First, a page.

It is estimated that more than five million people have left a South American country, fleeing hunger and looking for a better future for their families
Leave without looking back and often without even taking belongings, just the hope of a dignified future. This is the story of thousands of families who forcibly migrate, whether through armed, political, or economic conflicts. Trajectories like that of Liliana Brizuela, a 40-year-old chemistry teacher, married to Carlos Brizuela, a 40-year-old biology teacher. They are Venezuelans, residents no Brazil a year and a half ago. They came with three children, the eldest staying in Caracas. The couple reports that there, even working as teachers in government schools, the salary was getting shorter to cope with the uncontrolled increase in prices and meals were even controlled during the day. Here the reality is different. “It’s much better to stay here because we have peace, more than food, it’s important, but the peace, tranquility we have to know that our children will have a better future because of a good education, a good food, because of the tranquility we got here,” he said.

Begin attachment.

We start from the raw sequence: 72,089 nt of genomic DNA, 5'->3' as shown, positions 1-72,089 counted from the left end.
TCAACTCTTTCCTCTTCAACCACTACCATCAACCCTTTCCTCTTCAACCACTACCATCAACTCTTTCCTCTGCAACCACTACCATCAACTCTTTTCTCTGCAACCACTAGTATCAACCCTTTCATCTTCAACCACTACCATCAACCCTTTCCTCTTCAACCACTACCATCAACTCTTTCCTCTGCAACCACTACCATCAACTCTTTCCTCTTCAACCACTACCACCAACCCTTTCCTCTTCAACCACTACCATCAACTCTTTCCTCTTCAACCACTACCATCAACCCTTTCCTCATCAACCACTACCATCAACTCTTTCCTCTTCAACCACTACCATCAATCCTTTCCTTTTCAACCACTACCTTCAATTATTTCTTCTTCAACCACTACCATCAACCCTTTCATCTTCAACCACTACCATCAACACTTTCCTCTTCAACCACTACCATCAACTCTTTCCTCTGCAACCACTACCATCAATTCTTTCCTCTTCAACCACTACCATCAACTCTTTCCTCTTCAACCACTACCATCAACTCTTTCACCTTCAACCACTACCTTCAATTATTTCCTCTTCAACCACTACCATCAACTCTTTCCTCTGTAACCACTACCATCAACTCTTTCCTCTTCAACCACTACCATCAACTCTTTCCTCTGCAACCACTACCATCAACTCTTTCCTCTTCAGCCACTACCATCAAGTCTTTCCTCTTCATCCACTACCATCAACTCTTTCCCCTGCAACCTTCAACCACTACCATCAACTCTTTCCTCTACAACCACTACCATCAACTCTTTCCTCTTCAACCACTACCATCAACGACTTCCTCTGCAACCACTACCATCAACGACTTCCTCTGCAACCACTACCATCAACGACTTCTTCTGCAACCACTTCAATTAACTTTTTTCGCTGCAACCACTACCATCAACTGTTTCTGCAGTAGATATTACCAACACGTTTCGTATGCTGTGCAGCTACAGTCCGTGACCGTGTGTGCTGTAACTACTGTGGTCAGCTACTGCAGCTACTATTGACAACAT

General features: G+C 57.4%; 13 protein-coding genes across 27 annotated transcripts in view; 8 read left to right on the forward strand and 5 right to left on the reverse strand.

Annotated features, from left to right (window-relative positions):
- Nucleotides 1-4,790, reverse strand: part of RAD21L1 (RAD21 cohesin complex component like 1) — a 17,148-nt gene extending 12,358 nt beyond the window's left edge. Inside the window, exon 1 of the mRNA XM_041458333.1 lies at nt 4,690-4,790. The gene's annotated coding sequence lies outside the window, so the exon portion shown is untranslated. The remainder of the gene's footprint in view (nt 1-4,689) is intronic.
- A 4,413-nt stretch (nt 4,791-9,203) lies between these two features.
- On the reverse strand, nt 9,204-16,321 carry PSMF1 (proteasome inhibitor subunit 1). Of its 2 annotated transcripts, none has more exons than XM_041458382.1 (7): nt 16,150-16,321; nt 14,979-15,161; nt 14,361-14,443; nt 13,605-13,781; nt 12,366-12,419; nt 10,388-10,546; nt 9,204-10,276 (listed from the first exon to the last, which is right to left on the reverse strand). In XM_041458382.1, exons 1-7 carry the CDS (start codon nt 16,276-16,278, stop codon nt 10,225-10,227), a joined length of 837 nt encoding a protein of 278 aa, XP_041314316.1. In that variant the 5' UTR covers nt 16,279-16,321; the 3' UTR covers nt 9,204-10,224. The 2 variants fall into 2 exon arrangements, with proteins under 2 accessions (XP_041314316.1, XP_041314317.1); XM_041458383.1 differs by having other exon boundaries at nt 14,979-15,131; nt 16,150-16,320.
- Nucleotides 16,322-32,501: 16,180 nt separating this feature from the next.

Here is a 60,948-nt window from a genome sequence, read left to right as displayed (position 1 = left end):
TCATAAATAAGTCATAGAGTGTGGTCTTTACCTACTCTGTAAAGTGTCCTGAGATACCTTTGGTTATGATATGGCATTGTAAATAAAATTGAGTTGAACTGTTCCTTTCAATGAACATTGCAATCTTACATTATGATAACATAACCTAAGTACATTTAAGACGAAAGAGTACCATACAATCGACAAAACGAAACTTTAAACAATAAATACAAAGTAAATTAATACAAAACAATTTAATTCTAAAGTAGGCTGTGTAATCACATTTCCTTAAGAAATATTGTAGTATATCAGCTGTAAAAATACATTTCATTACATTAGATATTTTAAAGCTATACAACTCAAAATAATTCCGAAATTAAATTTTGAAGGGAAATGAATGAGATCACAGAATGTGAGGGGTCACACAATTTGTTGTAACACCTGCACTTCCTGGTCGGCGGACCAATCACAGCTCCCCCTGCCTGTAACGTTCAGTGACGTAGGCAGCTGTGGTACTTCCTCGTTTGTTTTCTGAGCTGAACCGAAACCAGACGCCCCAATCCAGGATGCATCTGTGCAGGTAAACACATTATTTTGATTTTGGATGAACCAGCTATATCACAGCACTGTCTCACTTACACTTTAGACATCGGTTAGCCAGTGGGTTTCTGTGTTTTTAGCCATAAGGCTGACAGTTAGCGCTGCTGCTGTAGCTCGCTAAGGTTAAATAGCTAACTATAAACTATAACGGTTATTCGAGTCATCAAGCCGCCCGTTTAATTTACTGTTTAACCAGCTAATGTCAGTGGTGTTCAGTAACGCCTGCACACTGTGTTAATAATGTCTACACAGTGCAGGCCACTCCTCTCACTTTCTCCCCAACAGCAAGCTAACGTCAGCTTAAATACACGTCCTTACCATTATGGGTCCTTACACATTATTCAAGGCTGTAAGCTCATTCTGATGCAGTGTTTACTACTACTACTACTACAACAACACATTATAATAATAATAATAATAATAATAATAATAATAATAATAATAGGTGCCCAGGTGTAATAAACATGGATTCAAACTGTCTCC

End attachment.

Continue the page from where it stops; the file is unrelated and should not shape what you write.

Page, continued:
Liliana teaches Spanish and Carlos works as a cleaning assistant. Even outside the profession, the family’s support is guaranteed. This makes them have dreams and make plans. “There are things covered, basic needs such as food, we can focus on other things that are of benefit to us. We want to do things that are not only for us, but also for humanity”, he explained. The couple is not the only one. It is estimated that more than 5 million Venezuelans have already left Venezuela to seek refuge in other countries. Brazil is one of the main destinations. Here, more than 260,000 refugees are sheltered. The numbers are from the humanitarian organization Refúgio 343, which is present in 15 Brazilian states and works in partnership with international agencies in the support and socioeconomic reintegration of refugees.
Fernando Rangel, executive director of the organization, says that the projection is that there are 80 million refugees in the world today. Brazil has done an outstanding job in welcoming. “Human being has migrated since he has existed on this planet and today this, instead of being seen as a beautiful, positive thing, a possibility of cultural exchange, is actually generating a lot of xenophobia and discontent, sometimes in a population that is in that country that could and should help. Brazil is still a very welcoming country, we believe that we are doing a very positive job, Operation Welcome in Roraima is an example for the whole world”, he said. The Refúgio 343 organization has already welcomed more than 1,400 people. According to the UN, the refugee situation is the most serious humanitarian crisis of the century. The last such intense migratory crisis was caused by World War II.
*With information from reporter Carolina Abelin